Friday, October 10, 2003

Overhaul of Ohio grad schools advised



The Associated Press

COLUMBUS - Ohio's public colleges and universities have too many mediocre graduate programs and possibly too many public medical schools, said the state's top higher-education official.

Roderick Chu, chancellor of the Ohio Board of Regents, is asking the state for the power to abolish some programs to make the schools more efficient.

Chu made several recommendations Wednesday - including a study of whether the state needs six medical schools - to a commission appointed by Gov. Bob Taft to study Ohio's public colleges.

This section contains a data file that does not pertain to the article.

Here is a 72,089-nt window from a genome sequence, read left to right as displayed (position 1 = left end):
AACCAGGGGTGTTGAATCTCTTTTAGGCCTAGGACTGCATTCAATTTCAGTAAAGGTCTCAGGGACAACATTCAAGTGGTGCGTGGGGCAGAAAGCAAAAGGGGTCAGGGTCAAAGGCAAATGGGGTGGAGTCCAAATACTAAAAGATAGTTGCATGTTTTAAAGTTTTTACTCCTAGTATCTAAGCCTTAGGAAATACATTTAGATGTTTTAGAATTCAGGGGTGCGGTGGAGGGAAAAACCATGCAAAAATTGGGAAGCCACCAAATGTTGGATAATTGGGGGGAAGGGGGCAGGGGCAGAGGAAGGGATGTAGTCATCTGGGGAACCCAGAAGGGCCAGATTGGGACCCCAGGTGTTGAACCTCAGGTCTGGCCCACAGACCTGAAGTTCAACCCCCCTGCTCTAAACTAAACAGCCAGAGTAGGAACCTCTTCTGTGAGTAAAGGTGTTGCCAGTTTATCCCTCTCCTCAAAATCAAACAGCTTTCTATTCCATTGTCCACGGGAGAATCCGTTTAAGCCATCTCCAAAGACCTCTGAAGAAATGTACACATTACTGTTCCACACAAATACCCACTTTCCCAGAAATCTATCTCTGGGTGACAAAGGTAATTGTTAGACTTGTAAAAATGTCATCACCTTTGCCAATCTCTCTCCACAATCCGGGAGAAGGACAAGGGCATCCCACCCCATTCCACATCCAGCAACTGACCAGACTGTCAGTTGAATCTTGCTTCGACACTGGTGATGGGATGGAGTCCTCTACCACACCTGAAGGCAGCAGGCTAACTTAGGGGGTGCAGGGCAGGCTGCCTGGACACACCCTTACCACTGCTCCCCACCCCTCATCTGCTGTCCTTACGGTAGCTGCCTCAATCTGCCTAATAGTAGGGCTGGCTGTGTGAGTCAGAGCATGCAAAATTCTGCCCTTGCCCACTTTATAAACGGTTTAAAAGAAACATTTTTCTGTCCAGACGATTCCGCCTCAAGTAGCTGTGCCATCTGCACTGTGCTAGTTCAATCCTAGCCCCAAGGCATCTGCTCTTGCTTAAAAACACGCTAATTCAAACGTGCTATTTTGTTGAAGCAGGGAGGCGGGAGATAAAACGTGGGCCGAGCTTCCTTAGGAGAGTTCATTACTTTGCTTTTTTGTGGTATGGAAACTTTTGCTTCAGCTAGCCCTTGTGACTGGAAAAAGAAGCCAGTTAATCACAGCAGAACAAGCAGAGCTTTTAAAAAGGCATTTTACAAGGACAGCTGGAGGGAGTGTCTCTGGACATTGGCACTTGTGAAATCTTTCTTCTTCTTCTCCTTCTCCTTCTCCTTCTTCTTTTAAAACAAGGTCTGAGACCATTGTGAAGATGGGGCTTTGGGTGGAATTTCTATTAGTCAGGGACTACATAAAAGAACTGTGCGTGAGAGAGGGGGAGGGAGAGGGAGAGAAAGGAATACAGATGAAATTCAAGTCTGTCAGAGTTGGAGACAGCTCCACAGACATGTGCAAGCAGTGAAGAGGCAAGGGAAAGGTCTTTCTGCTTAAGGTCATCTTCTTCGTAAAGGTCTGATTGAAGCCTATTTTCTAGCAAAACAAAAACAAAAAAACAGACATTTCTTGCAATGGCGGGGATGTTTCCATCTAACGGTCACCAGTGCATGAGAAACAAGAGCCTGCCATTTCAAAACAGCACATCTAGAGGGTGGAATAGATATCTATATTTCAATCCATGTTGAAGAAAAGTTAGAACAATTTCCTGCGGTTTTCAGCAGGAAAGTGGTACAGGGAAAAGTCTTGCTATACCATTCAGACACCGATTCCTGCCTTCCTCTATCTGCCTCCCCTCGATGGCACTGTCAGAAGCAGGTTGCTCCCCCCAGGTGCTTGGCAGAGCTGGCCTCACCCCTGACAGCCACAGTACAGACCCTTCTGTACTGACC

California has five medical schools despite having triple Ohio's population, he said.

"There has never been a careful, systematic analysis of need and benefit," he said.

The Board of Regents oversees the distribution of state funding to public universities, but trustees at each school have the final say on programs.

"Ohio has far too many weak or just average graduate programs," Chu said.

The regents tried to do away with six graduate history programs by cutting funding eight years ago, but succeeded in eliminating only one at the University of Akron.

Akron President Luis Proenza scoffed at Chu's proposal. Instead, he said Ohio needs to do more to catch up with states that already started strengthening technological and biomedical programs.

"We will probably recommend that the regents get some more power," said James Tuschman, a U of Toledo trustee and panel member.




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